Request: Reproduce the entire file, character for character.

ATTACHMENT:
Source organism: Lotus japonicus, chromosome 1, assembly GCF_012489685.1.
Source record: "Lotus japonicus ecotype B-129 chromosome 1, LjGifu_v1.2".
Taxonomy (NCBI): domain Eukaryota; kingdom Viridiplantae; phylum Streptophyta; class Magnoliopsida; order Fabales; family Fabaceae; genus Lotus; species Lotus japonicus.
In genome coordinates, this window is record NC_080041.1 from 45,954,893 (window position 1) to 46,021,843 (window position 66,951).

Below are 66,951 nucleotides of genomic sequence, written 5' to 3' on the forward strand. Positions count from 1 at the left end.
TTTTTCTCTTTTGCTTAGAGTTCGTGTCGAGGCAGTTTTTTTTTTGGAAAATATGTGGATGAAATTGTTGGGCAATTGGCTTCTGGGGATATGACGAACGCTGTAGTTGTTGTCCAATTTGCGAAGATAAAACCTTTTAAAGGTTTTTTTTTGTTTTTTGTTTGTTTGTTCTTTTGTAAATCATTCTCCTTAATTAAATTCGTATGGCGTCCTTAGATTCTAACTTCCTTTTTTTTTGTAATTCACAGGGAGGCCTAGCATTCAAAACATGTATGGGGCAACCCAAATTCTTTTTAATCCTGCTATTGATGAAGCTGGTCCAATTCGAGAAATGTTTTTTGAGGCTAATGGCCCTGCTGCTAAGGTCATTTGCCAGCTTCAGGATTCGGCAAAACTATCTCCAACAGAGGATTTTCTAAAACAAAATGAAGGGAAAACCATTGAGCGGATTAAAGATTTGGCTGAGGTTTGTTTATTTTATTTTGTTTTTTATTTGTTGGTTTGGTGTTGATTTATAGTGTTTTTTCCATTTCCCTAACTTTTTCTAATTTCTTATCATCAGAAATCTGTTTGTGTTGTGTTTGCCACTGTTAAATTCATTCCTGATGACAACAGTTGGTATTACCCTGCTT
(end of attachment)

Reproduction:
Source organism: Lotus japonicus, chromosome 1, assembly GCF_012489685.1.
Source record: "Lotus japonicus ecotype B-129 chromosome 1, LjGifu_v1.2".
Taxonomy (NCBI): domain Eukaryota; kingdom Viridiplantae; phylum Streptophyta; class Magnoliopsida; order Fabales; family Fabaceae; genus Lotus; species Lotus japonicus.
In genome coordinates, this window is record NC_080041.1 from 45,954,893 (window position 1) to 46,021,843 (window position 66,951).

Below are 66,951 nucleotides of genomic sequence, written 5' to 3' on the forward strand. Positions count from 1 at the left end.
TTTTTCTCTTTTGCTTAGAGTTCGTGTCGAGGCAGTTTTTTTTTTGGAAAATATGTGGATGAAATTGTTGGGCAATTGGCTTCTGGGGATATGACGAACGCTGTAGTTGTTGTCCAATTTGCGAAGATAAAACCTTTTAAAGGTTTTTTTTTGTTTTTTGTTTGTTTGTTCTTTTGTAAATCATTCTCCTTAATTAAATTCGTATGGCGTCCTTAGATTCTAACTTCCTTTTTTTTTGTAATTCACAGGGAGGCCTAGCATTCAAAACATGTATGGGGCAACCCAAATTCTTTTTAATCCTGCTATTGATGAAGCTGGTCCAATTCGAGAAATGTTTTTTGAGGCTAATGGCCCTGCTGCTAAGGTCATTTGCCAGCTTCAGGATTCGGCAAAACTATCTCCAACAGAGGATTTTCTAAAACAAAATGAAGGGAAAACCATTGAGCGGATTAAAGATTTGGCTGAGGTTTGTTTATTTTATTTTGTTTTTTATTTGTTGGTTTGGTGTTGATTTATAGTGTTTTTTCCATTTCCCTAACTTTTTCTAATTTCTTATCATCAGAAATCTGTTTGTGTTGTGTTTGCCACTGTTAAATTCATTCCTGATGACAACAGTTGGTATTACCCTGCTT